Some view Deuteronomy 22:28-29 as God excusing the act of rape or at least not being sensitive to the victim—a young woman. Is this true, and how can we answer such a charge? First of all, we should never take a few lines of Scripture out of their context and think to make an accurate appraisal of the intended meaning. The judicial decision in Deuteronomy needs to be placed within the context where it is found in order to understand its meaning. The whole Scripture to be considered is Deuteronomy 22:23-29:
If a young woman that is a virgin be betrothed unto a husband, and a man find her in the city, and lie with her; Then you shall bring them both out unto the gate of that city, and you shall stone them with stones so that they die; the young woman, because she cried not, being in the city; and the man, because he has violated his neighbor’s wife: so you shall put away evil from among you. But if a man find a betrothed young woman in the field, and the man force her, and lie with her: then the man only that lay with her shall die: But unto the young woman you shall do nothing; there is in the young woman no sin worthy of death: for as when a man rises against his neighbor, and slays him, even so is this matter: For he found her in the field, and the betrothed young woman cried, and there was none to save her. If a man find a young woman that is a virgin, who is not betrothed, and lay hold on her, and lie with her, and they be found; Then the man that lay with her shall give unto the young woman’s father fifty shekels of silver, and she shall be his wife; because he has violated her, he may not put her away all his days. (Deuteronomy 22:23-29 KJ2000)
Here we find three cases of varying degrees of the charge of rape. In the first case (Deuteronomy 22:23-25) both the man and the woman were to be executed, because it is assumed that the woman would have been heard in the city had she cried out. Therefore, it is assumed she is a willing participant. However, in the second case (Deuteronomy 22:26-27) only the man was to be executed, because in the country it is assumed the woman’s cry for help could not be heard. Therefore, we understand from these two instances that rape is not excused by God, and those guilty of adultery were punished.
In the third case (Deuteronomy 22:28-29) we find that the context is one of seduction. The male forces (“lay hold” – H8610) the woman, but the idea is not as violent as the force (H2388) found in Deuteronomy 22:25. In verse-28 the woman’s desire may have been initially violated, but she was won over by the man. She was seduced. Another Scripture that scholars believe to be a variation of the same theme is Exodus 22:16-17:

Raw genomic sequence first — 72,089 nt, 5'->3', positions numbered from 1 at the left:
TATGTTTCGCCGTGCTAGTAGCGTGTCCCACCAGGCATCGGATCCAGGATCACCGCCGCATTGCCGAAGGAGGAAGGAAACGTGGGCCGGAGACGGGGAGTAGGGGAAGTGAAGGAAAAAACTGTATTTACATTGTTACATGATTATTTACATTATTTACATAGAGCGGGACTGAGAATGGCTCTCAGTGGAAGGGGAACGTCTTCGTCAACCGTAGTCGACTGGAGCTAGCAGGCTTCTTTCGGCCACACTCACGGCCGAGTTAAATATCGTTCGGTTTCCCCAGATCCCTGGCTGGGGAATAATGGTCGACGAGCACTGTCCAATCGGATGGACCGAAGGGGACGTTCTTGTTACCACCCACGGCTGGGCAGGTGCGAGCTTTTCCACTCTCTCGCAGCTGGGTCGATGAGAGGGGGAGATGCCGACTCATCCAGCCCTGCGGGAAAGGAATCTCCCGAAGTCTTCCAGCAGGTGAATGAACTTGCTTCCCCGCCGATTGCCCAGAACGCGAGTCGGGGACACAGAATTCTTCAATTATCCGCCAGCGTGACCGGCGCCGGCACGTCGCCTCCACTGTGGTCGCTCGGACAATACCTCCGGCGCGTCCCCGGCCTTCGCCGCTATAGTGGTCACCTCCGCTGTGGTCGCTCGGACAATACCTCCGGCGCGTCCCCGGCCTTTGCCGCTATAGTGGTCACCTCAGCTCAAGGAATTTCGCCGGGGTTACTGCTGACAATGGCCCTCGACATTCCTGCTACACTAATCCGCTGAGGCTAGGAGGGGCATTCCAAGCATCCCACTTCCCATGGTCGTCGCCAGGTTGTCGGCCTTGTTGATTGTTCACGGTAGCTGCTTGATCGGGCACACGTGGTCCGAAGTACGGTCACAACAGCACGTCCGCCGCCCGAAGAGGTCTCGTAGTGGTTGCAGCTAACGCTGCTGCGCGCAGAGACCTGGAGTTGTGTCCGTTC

If a man seduces a virgin who is not engaged, and lies with her, he must pay a dowry for her to be his wife. If her father absolutely refuses to give her to him, he shall pay money equal to the dowry for virgins. (Exodus 22:16-17 NASB)
Here we find that the man must pay the price of the dowry (cf. Deuteronomy 22:29), and the crime is specifically one of seduction. That is, the woman, though initially uncooperative, gave in to the desire of the man. Both the man and the young woman sinned, but this is not considered ‘adultery’ because she is not engaged (i.e. another man’s betrothed wife). Yet, the male is the one bearing the greater responsibility for the wrong committed. If the father of the young woman agrees, the two will marry but the man may never divorce her, because he humbled her. If the father will not permit his daughter to marry the man, the dowry price is still paid. It is assumed that the daughter would have influence in her father’s decision either way.
Frankly, I don’t see any grounds for the accusation that God permits rape. When viewed in its context, Deuteronomy 22:28-29 is seen as protecting the honor of the more vulnerable woman (in a patriarchal society). Even though she ultimately cooperated in the act, she was seduced to do so, and she is viewed as being humbled and restitution must be made under the Law.
 As I said HERE, this current theme about “making sense of the Old Testament God” is based upon the book: Is God a Moral Monster by Paul Copan. These are my thoughts about his book. He may or may not agree with the impression his book has made upon me, but I thoroughly enjoyed reading what Paul wrote and recommend his book to anyone who is looking for a good read concerning defending our faith.
 Some presume that this is a bride-price (one is Christopher Hichens), indicating the woman is the father’s property. However, this point of view is a modern one and more western than eastern. Consider, for example, that in India the bride’s family pays the groom’s family a dowry! Who would try to say that such a practice makes the male property in India to buy from the father of the groom? Such an assumption is ridiculous, so why insist upon it for the woman in ANE Israel?